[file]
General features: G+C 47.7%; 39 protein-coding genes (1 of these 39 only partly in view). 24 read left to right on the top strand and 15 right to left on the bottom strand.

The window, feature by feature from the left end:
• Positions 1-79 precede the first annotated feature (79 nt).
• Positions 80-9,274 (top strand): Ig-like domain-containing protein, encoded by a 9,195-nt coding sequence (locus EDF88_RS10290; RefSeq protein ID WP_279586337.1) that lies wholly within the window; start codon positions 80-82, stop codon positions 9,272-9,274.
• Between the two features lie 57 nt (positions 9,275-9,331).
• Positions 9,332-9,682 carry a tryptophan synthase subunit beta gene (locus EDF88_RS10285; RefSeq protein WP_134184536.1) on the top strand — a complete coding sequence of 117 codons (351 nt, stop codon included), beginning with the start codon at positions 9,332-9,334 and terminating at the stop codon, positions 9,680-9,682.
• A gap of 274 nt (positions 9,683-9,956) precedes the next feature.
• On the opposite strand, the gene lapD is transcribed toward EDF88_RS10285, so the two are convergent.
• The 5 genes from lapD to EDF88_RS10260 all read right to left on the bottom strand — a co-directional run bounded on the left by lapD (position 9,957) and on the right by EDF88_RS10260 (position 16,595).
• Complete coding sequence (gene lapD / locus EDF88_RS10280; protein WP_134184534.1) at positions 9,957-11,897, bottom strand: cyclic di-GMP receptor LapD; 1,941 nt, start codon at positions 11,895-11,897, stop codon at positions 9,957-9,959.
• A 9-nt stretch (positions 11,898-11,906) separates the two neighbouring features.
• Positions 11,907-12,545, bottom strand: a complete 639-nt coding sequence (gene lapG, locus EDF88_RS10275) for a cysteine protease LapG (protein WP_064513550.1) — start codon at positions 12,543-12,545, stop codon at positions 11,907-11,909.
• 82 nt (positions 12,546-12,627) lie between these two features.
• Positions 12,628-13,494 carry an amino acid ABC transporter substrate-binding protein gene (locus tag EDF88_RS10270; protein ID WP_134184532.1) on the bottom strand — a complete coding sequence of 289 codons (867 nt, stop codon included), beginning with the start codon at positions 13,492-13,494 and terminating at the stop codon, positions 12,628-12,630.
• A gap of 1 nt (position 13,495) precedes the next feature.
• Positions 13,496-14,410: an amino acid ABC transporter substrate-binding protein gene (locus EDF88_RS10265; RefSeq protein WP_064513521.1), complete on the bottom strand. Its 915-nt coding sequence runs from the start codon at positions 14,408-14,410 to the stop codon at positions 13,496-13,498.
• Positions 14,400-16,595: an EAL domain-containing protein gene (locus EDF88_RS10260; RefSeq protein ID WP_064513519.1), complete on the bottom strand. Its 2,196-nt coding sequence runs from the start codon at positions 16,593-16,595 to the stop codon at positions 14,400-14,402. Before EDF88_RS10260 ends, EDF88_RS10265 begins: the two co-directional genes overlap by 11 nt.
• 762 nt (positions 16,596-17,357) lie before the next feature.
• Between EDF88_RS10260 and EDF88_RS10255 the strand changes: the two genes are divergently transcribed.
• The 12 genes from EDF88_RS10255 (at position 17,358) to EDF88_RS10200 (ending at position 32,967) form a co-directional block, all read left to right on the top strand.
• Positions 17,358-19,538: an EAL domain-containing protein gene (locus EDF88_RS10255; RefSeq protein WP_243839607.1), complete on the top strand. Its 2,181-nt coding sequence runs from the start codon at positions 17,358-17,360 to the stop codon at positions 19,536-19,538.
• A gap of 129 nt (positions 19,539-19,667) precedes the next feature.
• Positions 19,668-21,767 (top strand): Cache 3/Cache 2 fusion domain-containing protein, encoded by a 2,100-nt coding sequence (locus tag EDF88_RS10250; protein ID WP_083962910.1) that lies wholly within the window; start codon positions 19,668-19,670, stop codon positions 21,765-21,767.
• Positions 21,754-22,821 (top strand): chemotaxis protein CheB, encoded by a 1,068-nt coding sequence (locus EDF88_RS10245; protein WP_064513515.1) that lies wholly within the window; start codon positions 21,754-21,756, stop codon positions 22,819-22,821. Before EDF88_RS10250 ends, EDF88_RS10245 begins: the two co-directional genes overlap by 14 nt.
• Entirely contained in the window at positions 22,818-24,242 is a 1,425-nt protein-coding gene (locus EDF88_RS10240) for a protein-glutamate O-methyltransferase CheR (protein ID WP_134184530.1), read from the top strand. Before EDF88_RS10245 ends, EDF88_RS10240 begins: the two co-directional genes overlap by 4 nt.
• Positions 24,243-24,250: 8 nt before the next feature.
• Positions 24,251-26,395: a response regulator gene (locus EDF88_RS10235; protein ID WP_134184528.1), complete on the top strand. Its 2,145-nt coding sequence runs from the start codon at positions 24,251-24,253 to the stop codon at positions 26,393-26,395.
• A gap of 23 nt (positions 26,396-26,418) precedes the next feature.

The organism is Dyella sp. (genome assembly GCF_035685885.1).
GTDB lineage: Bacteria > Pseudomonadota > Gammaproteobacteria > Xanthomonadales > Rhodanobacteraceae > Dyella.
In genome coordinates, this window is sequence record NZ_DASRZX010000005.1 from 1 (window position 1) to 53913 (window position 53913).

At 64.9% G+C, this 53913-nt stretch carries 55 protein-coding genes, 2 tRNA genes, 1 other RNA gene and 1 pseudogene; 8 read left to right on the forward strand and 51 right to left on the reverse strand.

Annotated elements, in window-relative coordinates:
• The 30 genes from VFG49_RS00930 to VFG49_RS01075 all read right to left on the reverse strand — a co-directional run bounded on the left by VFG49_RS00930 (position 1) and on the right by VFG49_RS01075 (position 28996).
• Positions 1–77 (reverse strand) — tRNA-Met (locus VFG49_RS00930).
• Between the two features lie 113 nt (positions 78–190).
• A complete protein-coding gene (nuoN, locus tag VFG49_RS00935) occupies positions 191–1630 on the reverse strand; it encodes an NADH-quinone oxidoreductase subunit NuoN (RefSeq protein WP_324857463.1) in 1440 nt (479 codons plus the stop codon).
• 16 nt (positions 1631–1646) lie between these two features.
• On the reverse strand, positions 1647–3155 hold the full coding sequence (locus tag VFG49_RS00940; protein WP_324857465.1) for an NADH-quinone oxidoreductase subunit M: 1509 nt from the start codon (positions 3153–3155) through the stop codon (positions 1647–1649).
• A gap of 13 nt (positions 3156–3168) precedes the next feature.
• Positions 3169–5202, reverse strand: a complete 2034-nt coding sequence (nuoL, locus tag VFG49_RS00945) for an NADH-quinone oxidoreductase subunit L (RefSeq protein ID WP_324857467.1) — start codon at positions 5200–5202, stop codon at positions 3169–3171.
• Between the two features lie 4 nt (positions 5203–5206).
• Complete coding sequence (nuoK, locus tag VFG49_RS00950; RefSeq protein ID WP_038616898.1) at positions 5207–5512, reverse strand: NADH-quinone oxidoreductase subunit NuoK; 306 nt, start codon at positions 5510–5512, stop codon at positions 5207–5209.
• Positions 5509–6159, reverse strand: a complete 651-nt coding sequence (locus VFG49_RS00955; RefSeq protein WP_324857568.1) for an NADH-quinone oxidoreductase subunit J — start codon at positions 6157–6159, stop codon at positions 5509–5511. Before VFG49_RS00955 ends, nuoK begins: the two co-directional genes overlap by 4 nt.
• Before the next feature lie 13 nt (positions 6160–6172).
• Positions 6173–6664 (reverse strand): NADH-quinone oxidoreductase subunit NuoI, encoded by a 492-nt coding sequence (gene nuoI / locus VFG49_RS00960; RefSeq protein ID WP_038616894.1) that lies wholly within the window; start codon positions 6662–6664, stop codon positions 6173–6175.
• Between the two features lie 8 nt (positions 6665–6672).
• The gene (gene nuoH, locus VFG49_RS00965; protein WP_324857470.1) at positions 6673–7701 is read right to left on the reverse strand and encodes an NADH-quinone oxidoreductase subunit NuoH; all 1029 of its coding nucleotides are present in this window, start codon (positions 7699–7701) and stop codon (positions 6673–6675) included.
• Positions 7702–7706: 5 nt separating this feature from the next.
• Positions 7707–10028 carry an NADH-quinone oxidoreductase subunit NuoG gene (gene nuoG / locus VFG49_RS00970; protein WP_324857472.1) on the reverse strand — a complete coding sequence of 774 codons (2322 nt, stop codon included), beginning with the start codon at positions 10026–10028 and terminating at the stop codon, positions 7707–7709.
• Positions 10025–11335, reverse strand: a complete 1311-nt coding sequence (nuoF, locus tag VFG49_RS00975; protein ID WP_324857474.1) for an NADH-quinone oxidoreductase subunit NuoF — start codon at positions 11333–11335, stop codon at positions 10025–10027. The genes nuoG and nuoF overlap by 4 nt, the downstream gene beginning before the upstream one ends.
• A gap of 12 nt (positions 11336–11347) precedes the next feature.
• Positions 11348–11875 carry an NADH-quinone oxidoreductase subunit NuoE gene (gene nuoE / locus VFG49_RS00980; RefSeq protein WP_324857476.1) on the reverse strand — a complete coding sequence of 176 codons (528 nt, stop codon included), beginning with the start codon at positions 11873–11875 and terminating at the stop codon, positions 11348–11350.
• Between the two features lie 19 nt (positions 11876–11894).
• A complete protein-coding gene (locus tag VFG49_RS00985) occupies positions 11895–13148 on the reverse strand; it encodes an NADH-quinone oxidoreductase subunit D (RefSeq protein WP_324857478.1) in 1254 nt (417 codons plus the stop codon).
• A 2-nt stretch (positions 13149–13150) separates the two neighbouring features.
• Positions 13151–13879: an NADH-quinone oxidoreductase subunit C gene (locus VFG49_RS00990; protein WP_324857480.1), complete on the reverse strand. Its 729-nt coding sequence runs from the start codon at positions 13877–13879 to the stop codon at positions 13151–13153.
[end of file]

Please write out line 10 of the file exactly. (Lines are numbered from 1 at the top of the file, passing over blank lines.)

• Complete coding sequence (gene lapD / locus EDF88_RS10280; protein WP_134184534.1) at positions 9,957-11,897, bottom strand: cyclic di-GMP receptor LapD; 1,941 nt, start codon at positions 11,895-11,897, stop codon at positions 9,957-9,959.